Congressman Bob Brady likes to describe himself as the ultimate deal maker – be it riding in on a train car to celebrate another averted SEPTA strike or swooping in, money in hand, to support the beleaguered Mummers Parade and Dad Vail regatta.

Now Brady’s very political life – and those of associates like consultant Ken Smukler – might rely partially on convincing authorities he’s been had.

Defense lawyers are arguing that $90,000 paid to a political rival was not, as federal prosecutors have alleged, aimed at compelling former Judge Jimmie Moore to drop a 2012 primary challenge in Brady’s 1st Congressional District. Most of that money was used, they say, to purchase valuable polling data commissioned by Moore’s brief campaign.

The Moore aide who orchestrated the sale, Carolyn Cavaness, must have had Brady over a barrel, according to pollster G. Terry Madonna. 

“I’ve never seen anything like it in all my years of doing what I’m doing,” he remarked. “I just think that’s excessive.”

Moore’s campaign finance reports show he paid about $22,500 to Lake Research Partners, the firm that conducted the poll, and owed some $23,500 more. The poll itself was a live-call sample of 700 likely voters in the district, which covered favorability ratings for possible candidates and 40 policy questions for “message testing,” along with a PowerPoint presentation and summary.

For most elections, that counts as an unusually high-quality poll, even for a congressional race. So, what’s something like that worth?

“$30,000 to $35,000 – that makes sense. That’s fair,” said Madonna. “Why would you pay twice the amount when you can have your own polling company do it for it for less?”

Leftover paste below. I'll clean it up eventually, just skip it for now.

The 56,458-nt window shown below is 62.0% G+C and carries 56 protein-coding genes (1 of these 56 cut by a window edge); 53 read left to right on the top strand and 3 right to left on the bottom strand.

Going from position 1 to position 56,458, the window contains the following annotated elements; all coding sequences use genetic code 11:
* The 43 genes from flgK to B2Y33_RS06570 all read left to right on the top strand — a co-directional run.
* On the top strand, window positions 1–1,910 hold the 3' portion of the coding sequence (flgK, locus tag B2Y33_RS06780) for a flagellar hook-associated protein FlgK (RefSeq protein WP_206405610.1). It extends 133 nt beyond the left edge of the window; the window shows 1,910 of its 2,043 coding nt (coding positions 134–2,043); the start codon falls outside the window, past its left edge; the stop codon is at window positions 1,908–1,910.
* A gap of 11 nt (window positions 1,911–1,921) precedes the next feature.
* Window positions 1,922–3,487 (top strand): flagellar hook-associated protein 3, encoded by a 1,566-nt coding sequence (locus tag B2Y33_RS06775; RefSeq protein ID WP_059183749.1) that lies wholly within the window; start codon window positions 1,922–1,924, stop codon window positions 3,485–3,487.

According to a guilty plea extracted from Cavaness, the $90,000 was funneled into two consultancies run by Brady confidants Ken Smukler and D.A. Jones. From there, the money was paid to a holding company set up by Moore specifically for the exchange. 

That’s where the two accounts differ.

In defense attorney James Eisenhower’s version of events, $65,000 was spent on the polling data, which was conducted in late 2011. The rest went to pay Cavaness, Moore’s one-time fiancée, to work as a subcontractor for Brady’s campaign. 

Some, at least privately, disagreed with Madonna’s estimation of cost. A prominent Republican pollster based in Washington, D.C., who asked not to be named, said that given the confidentiality, sample size and unusual quality of research, paying upwards of $60,000 for data was conceivable.

Madonna conceded that it was possible Smukler and Brady may have bought the poll to keep it from falling into the hands of some other, future opponent.

“Maybe the point is that the data would be valuable to someone else, maybe in 2014. It’s their money – they can spend $60,000 if they want on a poll,” he said, referring to subsequent elections. “But you’re assuming there are other people who couldn't spend their own money to get their own research info.”

Brady’s campaign at the time was deep-pocketed, with over $700,000 in the bank, and faced few possible opponents after Moore dropped out. Yet some political consultants said Smukler wasted campaign money on old polling data.

“Polling data is a snapshot in time. It degrades pretty quickly,” said media consultant Ken Snyder, who has clashed with Smukler in other congressional races. "Ken knows that, so it's either an unethical act or a bad lapse in professional judgment.”

However, demonstrating intent is more important to defense lawyers than proving good judgment. Paying a surrogate to compel someone to end their candidacy is off-limits, but most campaigns pay contractors like Smukler to, in turn, hire subcontractors for polling or media work. It could be hard for prosecutors to prove that that’s not what happened, even given the unusual circumstances.

“The bottom line is that it is a feasible explanation,” Madonna said. “Maybe (Brady) just wanted to be ultra-cautious. It’s all speculation.” 

That said, Brady could have problems beyond possible campaign violations. Investigators have said he tried to influence a witness to the deal – a witness the Inquirer recently revealed to be Former Philadelphia Mayor Wilson Goode.